It was a cute & moving little story, but to me — and I admit I’m biased here — the real star was the gorgeous Valley scenery. It was countryside I just drove through in August for pretty much the first time, and the pastoral green tucked between the hills, with the Minas Basin a stone’s throw away, and it felt like a whole other country. I miss it.


This past Wednesday I attended my first Blue Jays game of the season. I’ve been following them closely all summer, watching as many games as I could (even if it’s during weekend work) and hoping they’d make the playoffs. They’ve since clinched a wildcard spot, but on Wednesday they lost to the Yankees.

That game was memorable because Aaron Judge hit his 61st home run, tying both the Yankees’ club record and the American League record — and, in many fans’ mind, the true HR record given the spectre of PEDs over Mark McGwire and Barry Bonds’ NL records — held by Roger Maris. Maris’ son was in attendance to see it happen, just like he was for McGwire hitting #62. I remembered that because I watched 61* (imdb | rotten tomatoes) again recently — very underrated movie, by the way.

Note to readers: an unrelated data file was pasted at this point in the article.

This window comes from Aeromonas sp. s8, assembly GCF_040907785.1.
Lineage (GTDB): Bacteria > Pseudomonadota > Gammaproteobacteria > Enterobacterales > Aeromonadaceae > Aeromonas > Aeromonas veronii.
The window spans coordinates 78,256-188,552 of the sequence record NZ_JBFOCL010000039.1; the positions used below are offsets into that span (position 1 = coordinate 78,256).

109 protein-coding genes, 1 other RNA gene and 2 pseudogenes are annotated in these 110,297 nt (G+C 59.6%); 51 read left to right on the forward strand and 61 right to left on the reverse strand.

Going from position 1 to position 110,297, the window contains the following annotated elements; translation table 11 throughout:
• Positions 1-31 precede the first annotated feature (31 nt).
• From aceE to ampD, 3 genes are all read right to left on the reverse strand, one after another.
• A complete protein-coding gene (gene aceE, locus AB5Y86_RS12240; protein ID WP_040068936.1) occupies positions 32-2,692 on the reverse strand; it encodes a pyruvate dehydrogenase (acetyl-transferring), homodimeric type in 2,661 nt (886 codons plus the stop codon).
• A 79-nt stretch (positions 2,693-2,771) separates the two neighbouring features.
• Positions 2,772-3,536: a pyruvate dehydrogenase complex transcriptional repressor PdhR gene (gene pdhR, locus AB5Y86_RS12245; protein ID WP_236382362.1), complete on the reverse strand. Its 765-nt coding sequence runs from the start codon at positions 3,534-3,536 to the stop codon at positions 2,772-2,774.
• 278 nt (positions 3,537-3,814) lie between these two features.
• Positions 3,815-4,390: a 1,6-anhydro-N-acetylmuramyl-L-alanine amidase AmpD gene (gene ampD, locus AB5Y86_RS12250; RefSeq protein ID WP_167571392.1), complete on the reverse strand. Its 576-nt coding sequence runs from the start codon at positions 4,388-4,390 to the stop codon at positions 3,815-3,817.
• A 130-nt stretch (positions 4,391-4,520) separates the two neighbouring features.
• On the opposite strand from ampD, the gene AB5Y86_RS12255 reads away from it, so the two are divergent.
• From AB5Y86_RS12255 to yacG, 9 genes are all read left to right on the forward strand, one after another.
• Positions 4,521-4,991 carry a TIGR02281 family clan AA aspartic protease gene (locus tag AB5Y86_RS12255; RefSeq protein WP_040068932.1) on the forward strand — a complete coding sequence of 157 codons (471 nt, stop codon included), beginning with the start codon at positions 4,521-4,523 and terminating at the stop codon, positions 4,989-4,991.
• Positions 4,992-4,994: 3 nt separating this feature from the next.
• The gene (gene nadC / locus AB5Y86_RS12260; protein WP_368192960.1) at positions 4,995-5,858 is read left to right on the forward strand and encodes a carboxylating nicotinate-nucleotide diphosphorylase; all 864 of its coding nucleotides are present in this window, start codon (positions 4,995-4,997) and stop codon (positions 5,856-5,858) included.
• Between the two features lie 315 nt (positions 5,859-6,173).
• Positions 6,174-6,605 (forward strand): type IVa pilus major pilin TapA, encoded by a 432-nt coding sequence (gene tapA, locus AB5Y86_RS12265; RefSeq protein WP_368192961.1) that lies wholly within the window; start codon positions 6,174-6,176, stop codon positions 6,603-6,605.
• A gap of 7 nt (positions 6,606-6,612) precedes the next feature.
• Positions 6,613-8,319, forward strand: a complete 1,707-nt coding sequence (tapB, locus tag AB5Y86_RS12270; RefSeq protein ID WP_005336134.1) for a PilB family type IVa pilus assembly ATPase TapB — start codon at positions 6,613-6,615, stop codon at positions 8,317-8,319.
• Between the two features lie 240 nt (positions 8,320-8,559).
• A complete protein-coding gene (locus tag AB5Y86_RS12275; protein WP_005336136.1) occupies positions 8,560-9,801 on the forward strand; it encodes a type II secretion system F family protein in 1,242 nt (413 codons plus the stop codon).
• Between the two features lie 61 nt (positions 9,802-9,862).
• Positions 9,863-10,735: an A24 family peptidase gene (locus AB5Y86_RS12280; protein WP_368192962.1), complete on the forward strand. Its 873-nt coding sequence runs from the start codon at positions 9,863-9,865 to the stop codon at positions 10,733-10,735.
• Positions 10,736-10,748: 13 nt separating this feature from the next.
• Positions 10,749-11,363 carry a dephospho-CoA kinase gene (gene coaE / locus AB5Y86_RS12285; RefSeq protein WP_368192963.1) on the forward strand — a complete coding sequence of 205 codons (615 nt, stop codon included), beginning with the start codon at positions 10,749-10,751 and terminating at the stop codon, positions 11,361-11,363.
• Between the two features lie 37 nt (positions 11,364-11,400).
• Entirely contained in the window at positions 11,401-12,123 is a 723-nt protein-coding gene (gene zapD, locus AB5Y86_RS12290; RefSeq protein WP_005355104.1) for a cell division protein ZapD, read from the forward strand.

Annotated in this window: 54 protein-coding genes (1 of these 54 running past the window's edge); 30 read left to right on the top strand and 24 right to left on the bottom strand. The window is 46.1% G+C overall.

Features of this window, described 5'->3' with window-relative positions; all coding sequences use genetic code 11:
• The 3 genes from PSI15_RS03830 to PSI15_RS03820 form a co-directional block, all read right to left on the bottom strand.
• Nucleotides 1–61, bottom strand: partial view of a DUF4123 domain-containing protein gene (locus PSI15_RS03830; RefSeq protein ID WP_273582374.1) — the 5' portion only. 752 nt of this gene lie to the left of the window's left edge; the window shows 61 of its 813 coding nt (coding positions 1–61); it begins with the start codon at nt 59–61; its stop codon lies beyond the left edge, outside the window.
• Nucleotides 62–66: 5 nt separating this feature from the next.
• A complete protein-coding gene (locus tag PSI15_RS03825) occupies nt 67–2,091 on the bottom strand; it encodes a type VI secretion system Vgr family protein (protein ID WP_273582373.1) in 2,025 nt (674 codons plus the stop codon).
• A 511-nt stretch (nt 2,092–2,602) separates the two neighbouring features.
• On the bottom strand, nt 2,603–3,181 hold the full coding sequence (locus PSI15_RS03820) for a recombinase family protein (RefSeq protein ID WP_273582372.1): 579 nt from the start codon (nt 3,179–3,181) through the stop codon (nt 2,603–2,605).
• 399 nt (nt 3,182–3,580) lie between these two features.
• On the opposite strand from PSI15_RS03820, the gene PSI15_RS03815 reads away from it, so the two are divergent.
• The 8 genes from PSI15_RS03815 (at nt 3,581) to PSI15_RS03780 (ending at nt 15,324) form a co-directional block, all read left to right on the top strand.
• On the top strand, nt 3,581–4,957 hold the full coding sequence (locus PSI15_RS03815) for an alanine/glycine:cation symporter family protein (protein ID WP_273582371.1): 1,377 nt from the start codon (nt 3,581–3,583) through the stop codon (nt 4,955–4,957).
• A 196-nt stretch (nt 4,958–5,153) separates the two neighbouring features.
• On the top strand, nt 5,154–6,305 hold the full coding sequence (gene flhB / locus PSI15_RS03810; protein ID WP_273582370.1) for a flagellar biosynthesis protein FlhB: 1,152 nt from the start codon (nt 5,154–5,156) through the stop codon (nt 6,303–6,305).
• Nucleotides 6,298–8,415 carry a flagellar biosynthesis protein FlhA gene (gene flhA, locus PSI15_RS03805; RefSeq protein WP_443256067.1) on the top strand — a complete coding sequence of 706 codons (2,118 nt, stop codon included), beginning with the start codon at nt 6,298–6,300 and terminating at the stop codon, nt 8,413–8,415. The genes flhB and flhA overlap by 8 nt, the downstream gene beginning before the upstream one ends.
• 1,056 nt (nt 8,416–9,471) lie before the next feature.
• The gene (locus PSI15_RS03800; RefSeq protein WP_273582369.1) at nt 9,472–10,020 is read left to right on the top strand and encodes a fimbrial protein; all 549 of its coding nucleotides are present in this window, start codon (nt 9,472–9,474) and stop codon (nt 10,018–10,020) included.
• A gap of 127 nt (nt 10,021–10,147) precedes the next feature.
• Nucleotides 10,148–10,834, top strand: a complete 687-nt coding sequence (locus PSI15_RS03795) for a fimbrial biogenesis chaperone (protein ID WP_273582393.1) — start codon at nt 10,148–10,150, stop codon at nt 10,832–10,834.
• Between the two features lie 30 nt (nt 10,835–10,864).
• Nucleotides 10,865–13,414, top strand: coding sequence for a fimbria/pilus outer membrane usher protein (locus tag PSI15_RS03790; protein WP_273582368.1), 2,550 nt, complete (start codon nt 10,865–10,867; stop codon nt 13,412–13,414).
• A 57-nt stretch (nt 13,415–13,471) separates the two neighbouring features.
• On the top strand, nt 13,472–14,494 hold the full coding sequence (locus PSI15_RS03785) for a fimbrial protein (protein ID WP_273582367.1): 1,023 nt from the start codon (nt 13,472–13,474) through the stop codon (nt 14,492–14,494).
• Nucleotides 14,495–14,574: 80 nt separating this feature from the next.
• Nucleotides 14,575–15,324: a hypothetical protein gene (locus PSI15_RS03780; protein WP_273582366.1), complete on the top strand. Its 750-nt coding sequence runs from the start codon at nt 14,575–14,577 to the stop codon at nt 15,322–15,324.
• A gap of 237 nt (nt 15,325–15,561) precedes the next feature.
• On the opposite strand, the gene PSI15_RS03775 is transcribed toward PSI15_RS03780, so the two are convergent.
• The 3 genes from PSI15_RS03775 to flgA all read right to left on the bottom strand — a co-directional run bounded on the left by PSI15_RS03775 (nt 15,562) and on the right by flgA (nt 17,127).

One other note: the Rogers Centre Skydome’s drink selection is abysmal. At least where I was — in one of the corporate suites — they had no wine, a single cider, and five generic beers, the “best” of which was Mill Street Organic. Maybe it’s better elsewhere around the park, but I doubt it. Even this ranking — taken last year when the Jays were still playing in Buffalo — ranks them 28th out of 30 in terms of beer selection, and that was influenced by being able to get a $5 beer in Sahlen Field. No such luck in Toronto, I reckon.


On Thursday I got to go to the eighth installment of an annual ceremony celebrating winners of a digital art prize, sponsored by my old company, which Lindsay created in a past life. It was great to see many of my old colleagues again, and just to…get out. Post-vaccination, as in-person things have returned again, I find we’ve struggled to mobilize on getting out as much. So, for one night, it was nice to put on decent clothes, to head downtown (traffic notwithstanding), to take in art, and to talk and laugh with people again.